For those who can afford to buy health insurance, 30% of Black Coloradans reported struggling to pay medical bills compared to 16% of white Coloradans, she said. Rural Coloradans and Black and Latinx individuals have trouble affording health care even when they have private insurance.

“We know that everyone is struggling, but when you take into account communities of color and people living in rural areas — which I want to point out are not mutually exclusive — we know that disparities are greater.”

Dr. Jeff Krawcek, executive medical director-elect for the Colorado Permanente Medical Group — the largest physician group in the state — spoke in opposition to the bill, saying it would take Colorado “backwards.” He said a fee-for-service system won’t result in increased affordability or improved quality of care:

“This bill moves away from an integrated system … The legislation you are contemplating today relays on an outdated, fee-for-service rate-setting model which drives volume of care, more unnecessary tests and procedures, which we know drives cost.”

Amanda Massey, executive director of CAHP, shared concerns against government involvement in her testimony:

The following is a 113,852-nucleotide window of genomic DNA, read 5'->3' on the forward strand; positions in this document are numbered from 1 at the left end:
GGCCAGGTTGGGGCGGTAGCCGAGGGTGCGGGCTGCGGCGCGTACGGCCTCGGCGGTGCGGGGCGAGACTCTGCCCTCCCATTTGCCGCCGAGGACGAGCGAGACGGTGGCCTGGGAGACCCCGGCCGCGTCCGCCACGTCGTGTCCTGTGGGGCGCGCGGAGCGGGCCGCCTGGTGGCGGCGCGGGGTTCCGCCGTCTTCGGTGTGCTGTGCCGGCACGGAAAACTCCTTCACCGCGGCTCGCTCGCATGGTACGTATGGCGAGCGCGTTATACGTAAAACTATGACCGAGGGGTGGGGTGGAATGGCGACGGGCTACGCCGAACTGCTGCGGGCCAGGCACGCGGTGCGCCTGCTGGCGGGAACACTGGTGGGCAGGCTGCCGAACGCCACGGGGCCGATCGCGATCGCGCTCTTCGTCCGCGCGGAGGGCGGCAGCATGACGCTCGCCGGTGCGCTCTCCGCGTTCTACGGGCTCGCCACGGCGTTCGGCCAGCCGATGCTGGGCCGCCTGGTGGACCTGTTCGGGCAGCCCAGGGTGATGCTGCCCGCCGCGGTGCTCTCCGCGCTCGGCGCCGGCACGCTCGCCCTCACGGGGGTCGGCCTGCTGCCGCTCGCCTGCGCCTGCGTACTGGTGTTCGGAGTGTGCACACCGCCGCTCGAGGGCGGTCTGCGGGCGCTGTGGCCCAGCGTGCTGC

“Phase Two will eliminate choices for individual and small group market consumers because a health plan cannot compete with a government-run entity that does not play by the same rules. It also positions government as both a regulator and competitor, empowering Colorado’s commissioner of insurance with nearly limitless authority while essentially eliminating any role of this Legislature to set health care priorities for our system.”

Massey pointed to the recent premium reductions among Colorado’s health plans to show the private market’s ability to reduce costs without government intervention.

Dr. Gary Ghiselli, president of the Colorado Orthopedic Society, shared similar concerns in his testimony, denouncing the bill’s “draconian measures:”

“I’m convinced that this bill is designed to fail … I think anything where you threaten us and have to compel us to participate tells us it’s probably not a good system that we want to work with.”

Both Roberts and opposed stakeholders said they remain open to future negotiations, displaying a continued willingness to cooperate and develop a bill that reduces health insurance costs for Coloradans while also satisfying the private market. Roberts asked Chair Susan Lontine to carry over the bill to another meeting so further negotiations could be made prior to voting.

When discussions continue Tuesday, this year’s effort to establish a public option in Colorado will be in the hands of committee members, who will ultimately make the final decision to move it forward or not.

Roberts, of course, urged committee members to do so:

“If this bill doesn’t pass, Coloradans will go another year with higher health insurance costs, and the people who live in counties like mine will still have no choices when they’re shopping, no competition when they’re shopping on the individual insurance market.”